Custom Categories and Named Workspaces
The new workspaces are smart in that they know when they are needed; but they don’t take into account how some activities (where an activity involves the user doing something with a file / note / contact / webpage...) are related to others, and how those relations should reflect in they way they’re distributed across the existing workspaces.
A user may use his computer for work or leisure activities; it makes sense that he should keep his worktime activities separate on their own workspace. But he shouldn’t have to separate them manually every time he starts them.
- Tom uses his computer for work, but he likes listening to music while he works and has a habit of checking Facebook a bit too often. He doesn’t want to have Rhythmbox and his Facebook tab together with his work-related windows, and wishes he didn’t have to sort them manually every time.
- Peter shuts his computer down very often, so he’s contemplated having it save the session at shutdown in order to start working quickly when he boots up again. He’s decided against it, though, because he also uses it for pleasure and doesn’t want all his work-related windows to come up if he only wants to watch a movie.
- Jane only uses her computer for work, but she’d like to keep a sharp line between her customer-oriented interactions and her supplier-oriented interactions. That’s why she likes to keep chat windows involving customers (which are a lot) on one workspace, but those involving suppliers (along with related websites) on a different one. She thinks it’s a pain to have to drag the same windows from one workspace to the other once and again, day after day.
- Daniel likes to start his communication apps (Empathy, Gwibber, Evolution) at bootup in order to get notifications of incoming messages, but he hates getting the windows in front of him because he isn't in a worry to send any messages himself; he wishes there were a way to start all these apps automatically and silently e.g. in a different workspace.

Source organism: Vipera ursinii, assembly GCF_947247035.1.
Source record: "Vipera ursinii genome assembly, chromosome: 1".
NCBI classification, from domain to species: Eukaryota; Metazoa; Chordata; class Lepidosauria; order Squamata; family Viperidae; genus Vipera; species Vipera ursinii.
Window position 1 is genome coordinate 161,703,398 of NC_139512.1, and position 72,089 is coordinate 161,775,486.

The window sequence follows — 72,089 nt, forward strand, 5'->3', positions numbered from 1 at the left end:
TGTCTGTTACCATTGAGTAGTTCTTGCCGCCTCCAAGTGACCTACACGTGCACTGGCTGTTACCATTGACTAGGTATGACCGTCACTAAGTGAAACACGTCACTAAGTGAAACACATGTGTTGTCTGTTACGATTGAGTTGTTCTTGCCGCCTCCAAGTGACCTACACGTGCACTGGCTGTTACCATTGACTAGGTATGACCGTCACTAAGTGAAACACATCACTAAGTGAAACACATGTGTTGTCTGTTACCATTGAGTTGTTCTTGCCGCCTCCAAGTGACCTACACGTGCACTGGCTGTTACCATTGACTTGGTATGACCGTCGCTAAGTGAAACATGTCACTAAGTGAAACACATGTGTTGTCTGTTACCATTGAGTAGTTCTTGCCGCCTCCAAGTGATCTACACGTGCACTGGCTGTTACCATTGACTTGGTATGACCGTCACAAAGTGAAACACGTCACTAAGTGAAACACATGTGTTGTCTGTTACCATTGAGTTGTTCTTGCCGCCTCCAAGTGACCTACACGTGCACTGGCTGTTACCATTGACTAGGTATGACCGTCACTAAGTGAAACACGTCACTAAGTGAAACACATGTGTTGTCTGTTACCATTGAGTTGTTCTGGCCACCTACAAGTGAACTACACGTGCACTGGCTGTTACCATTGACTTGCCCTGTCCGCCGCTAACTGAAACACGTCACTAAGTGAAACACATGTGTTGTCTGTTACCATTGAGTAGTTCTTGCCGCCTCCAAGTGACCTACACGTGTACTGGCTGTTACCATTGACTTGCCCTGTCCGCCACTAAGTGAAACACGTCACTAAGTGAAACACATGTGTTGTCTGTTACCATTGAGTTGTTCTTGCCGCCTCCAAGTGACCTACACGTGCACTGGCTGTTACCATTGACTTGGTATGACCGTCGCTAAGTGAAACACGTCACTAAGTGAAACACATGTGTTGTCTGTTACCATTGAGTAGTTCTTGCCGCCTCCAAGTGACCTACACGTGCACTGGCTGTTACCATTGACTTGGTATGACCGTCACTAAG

Workspaces can be smarter about this if we use custom categories. We can let the user add an app, file or activity to a custom category that makes sense for him (e.g. Work, Media Edit, Projects) and apps, files or activities* from the same category would start on a common, named workspace. These workspaces disappear when their last window is closed, just like normal workspaces, but there are two differences:
- The user has the option to remember their state (as opposed to either remembering or forgetting the whole session); that way the user can shut down his computer and keep his ongoing projects handy on boot, but still have a clean desktop if he wants to do an unrelated task instead (e.g. watch a movie). Instead of booting up to an empty workspace, the user will boot up to any named workspaces that were active at shutdown, AND an empty workspace, focused by default.
- The user has the option to assign a specific key combo used to reach them quickly, regardless of where they’re positioned on the workspace picker.
The user can right-click an application, file or activity in order to add it to an existing or new category. When an item belongs to a category, he can right-click again to remove it. Each item can only be added to one category, because it can only be sent to one named workspace.
An activity can be anything that Zeitgeist can keep track of. They don’t refer to items (such as apps or files) but to how the user interacted with those items: using a specific app to open a file, using a specific method to talk to a contact, editing a specific Tomboy note... that way the user could choose to trigger a named workspace when editing a video with Openshot but not when playing it with Totem, or open certain Tomboy notes / contact chats on a named workspace, but not the rest of the notes / contacts.
The user can check and browse existing categories through the extra entries in the Overview’s right pane, or through the search (i.e. if he searches “media edit”, all items belonging to that category would show up). Categories, just like workspaces, are created when they’re assigned to their first item, and deleted when they’re removed from their last one.
When an item belonging to a category is opened it goes to the empty workspace, which turns into a named workspace, and a new normal, empty workspace appears.
When the last item of a named workspace is closed, the workspace itself closes too.
If the user logs out while one or several named workspace exist, their contents are saved and then retrieved at login so that he can easily resume his work; however the focus goes to the empty workspace, so that he can immediately start an unrelated activity if that’s what he wants.
Original bug report https://bugzilla.gnome.org/show_bug.cgi?id=648855
Mailing list discussion http://mail.gnome.org/archives/gnome-shell-list/2011-April/msg00415.html
Zeitgeist integration http://seilo.geekyogre.com/2011/01/first-public-gnome-shell-zeitgeist-efforts/